Friday, 16 December 2016

Australia's B.O.M & "Homogenisation" - they must think we're stupid

Australian scientist and blogger Jennifer Marohasy has been leading a small but vocal group campaigning for the Bureau of Meteorology to explain and defend "homogenisation" of temperature data for Australian stations. Their new, improved, value-added and of course, scientifically and mathematically sound database has, in most cases, turned a long-term static or cooling trend into a warming trend. They call it ACORN-SAT. You and I might call it GHCN/GISS outback style - if the present isn't warming to suit their meme, then by god, they'll cool the past, and "prove" local and global warming.

In most cases, the process leads to lowering past temperature data in a series of steps, supposedly corresponding to breakpoints in the series due to station moves, claimed station moves, statistical "discontinuities", or undocumented and therefore unjustified adjustments. Now this was something I could really get my teeth, and my Excel 2000 skills into. Yes, it's the 2000 version - if it ain't broke, don't spend money on a newer version.

I started several draft posts, downloaded shedloads of B.O.M. data, unadjusted GHCN/GISS data, PDF documents, bookmarked scientific literature, created new spreadsheets, chart graphics, googled for images of towns, cities, weather stations. The B.O.M. got very defensive when challenged a couple of years ago. Jennifer and her small group were tilting at a very big and huffily self-righteous windmill. The B.O.M. actually produced some documentation. What right had these upstarts to question their methodology and intent?

Then, a couple of days ago, I had an epiphany; I'd clearly missed something, something very important. The fact was, the B.O.M. has never, ever made the adjustments they'd claimed were necessary! If there's a documented station move, for example from a town out to a rural site, a small temperature change would be expected. In this case, likely to be downward because of the removal of the "urban heat-island" effect. They've identified and quantified such steps in the record at many sites. They believe an appropriate adjustment should be documented and applied, in this case an upward adjustment. The ACORN-SAT database appears not to contain any such adjustments, despite what the B.O.M. has documented, and everyone, until now, has believed.

I'd been looking at the "Station Adjustment Summary" for Amberley, Queensland. There was just one significant adjustment, forward from 1980:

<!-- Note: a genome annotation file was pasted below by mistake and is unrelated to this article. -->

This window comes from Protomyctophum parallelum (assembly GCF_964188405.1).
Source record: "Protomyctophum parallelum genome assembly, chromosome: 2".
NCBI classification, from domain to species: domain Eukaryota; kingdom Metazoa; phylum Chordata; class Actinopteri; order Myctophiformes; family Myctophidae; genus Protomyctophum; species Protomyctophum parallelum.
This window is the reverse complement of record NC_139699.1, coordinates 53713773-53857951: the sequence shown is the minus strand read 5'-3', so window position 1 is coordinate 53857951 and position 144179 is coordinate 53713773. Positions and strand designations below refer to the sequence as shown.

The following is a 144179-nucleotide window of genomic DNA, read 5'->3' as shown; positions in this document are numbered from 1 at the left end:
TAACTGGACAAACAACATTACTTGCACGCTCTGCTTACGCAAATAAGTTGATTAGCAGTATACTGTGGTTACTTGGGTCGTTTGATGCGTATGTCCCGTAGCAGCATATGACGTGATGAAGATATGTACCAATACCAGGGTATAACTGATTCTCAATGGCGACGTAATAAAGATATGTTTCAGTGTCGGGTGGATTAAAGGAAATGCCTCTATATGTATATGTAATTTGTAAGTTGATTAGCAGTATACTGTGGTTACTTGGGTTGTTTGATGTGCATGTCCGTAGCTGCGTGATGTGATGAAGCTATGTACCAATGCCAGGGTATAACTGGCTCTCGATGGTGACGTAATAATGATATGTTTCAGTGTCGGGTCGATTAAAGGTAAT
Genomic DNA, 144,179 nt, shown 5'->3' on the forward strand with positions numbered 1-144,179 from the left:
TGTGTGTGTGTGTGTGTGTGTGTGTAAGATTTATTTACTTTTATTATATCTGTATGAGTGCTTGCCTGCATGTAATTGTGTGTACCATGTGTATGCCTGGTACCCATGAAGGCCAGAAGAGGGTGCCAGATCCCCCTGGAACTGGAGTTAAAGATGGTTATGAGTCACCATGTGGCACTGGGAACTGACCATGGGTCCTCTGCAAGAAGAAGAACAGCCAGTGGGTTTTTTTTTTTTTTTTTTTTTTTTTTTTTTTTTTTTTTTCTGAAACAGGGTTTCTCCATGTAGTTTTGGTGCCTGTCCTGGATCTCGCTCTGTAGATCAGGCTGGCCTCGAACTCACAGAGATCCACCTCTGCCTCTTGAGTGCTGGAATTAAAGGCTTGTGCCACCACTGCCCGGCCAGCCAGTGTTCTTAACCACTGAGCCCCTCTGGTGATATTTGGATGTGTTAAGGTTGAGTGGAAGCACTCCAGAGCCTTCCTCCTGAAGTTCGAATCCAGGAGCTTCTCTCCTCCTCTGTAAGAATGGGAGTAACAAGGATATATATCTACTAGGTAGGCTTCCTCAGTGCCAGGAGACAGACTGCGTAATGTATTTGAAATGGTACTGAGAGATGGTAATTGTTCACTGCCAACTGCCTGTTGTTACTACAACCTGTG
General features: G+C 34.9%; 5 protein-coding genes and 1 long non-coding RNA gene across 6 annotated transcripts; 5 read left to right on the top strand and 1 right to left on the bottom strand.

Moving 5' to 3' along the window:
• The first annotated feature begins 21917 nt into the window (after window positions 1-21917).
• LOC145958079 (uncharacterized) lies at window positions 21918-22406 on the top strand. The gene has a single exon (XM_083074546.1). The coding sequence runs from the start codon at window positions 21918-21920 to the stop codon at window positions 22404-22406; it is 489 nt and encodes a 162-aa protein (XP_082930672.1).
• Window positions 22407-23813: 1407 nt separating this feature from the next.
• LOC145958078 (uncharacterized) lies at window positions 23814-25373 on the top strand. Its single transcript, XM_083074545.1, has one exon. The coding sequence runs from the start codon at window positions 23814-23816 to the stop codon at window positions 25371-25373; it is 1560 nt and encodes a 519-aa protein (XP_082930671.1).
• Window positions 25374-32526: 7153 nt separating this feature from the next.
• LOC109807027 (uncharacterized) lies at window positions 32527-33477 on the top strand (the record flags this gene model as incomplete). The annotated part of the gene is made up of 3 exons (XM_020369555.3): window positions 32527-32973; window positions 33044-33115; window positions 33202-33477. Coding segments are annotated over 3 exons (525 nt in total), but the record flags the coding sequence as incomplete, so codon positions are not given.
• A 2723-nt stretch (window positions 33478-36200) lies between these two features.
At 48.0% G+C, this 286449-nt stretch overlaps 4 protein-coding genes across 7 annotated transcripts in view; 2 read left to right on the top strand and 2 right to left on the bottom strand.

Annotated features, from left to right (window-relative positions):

2.  1 January 1980—breakpoint detected by statistical methods.
•  Night-time temperatures started to appear much cooler relative to surrounding                   stations.
•  No accessible documentation for Amberley in 1980, but a breakpoint of this size              would normally be associated with a site move.
•  Min T adjusted by -1.28 °C; no detectable impact on Max T so no adjustments made.
Adjusted by -1.28°C - wouldn't they apply an increase if temperatures "started to appear much cooler relative to surrounding stations"? You'd expect so, but that -1.28°C adjustment was correct - applied to data prior to 1980, thus leaving the "much cooler" data from 1980 onwards unchanged! The shape and trend of the resulting "homogenised" plot becomes identical to what would have resulted from a positive adjustment, but shifted down by the amount of the reversed adjustment. This is the plot of the change to average minimum temperatures for Amberley; for all my graphics, click to see a larger version, or right-click and "save as" to save them:

From the Station Adjustment Summary for Amberley.
The first thing to note is that the "difference" is positive because the author has subtracted adjusted from raw data. If you're comparing A with B, the correct way is to subtract B from A, not vice-versa. Compare 10 with 8, and the difference is 2, not -2. There's no change to raw data after 1980; if post-1980 data was "much cooler relative to surrounding stations", then it remains so. I've plotted ACORN-SAT adjusted against raw for Amberley:
Raw data series (blue) versus ACORN-SAT (red); difference (black)
The raw and adjusted series track together from 1998 rather than 1980 because a second, undocumented adjustment was made after 1996; a 2-step change. From 1980 to 2016, raw minimum trends flat. That's right - no change since 1980. The B.O.M. has what might be termed a "positive attitude" to temperature series; they like to see upward trends - flat or negative has to be "corrected".

Average annual minimum or maximum series are no good metric for measuring or tracking anything, yet they're what the Bureau uses exclusively, and to my knowledge, no other large private nor state-funded meteorological organisation does this. I'll back my up assertions in a future post. In the meantime, here's a plot of monthly average minima for 1978-1983, which spans the Bureau's "breakpoint":
Monthly average minimum temperatures
There's no "step change" evident in 1980. The dip in winter 1982 was caused by a record cold June & July. Minima generally "drifted" down after 1981 to around 1998 - which point coincides with the undocumented adjustment.

Jennifer's campaign focussed on the record for Rutherglen; the story's the same there, though more complicated:
Raw data series (blue) versus ACORN-SAT (red); difference (black)
Raw average minimum and ACORN-SAT adjusted track together (minor differences) from 1974. There's no net upward change due to the claimed adjustments in the Adjustment Summary. I've checked the other Adjustment Summaries, and a few other sites which should show adjustments. In every case, the changes resulted in raising or lowering previous temperatures, not those from the adjustment point forward. The B.O.M. isn't in  the business of correcting anomalies to create ACORN-SAT; they're in the business of changing the past to suit an agenda.

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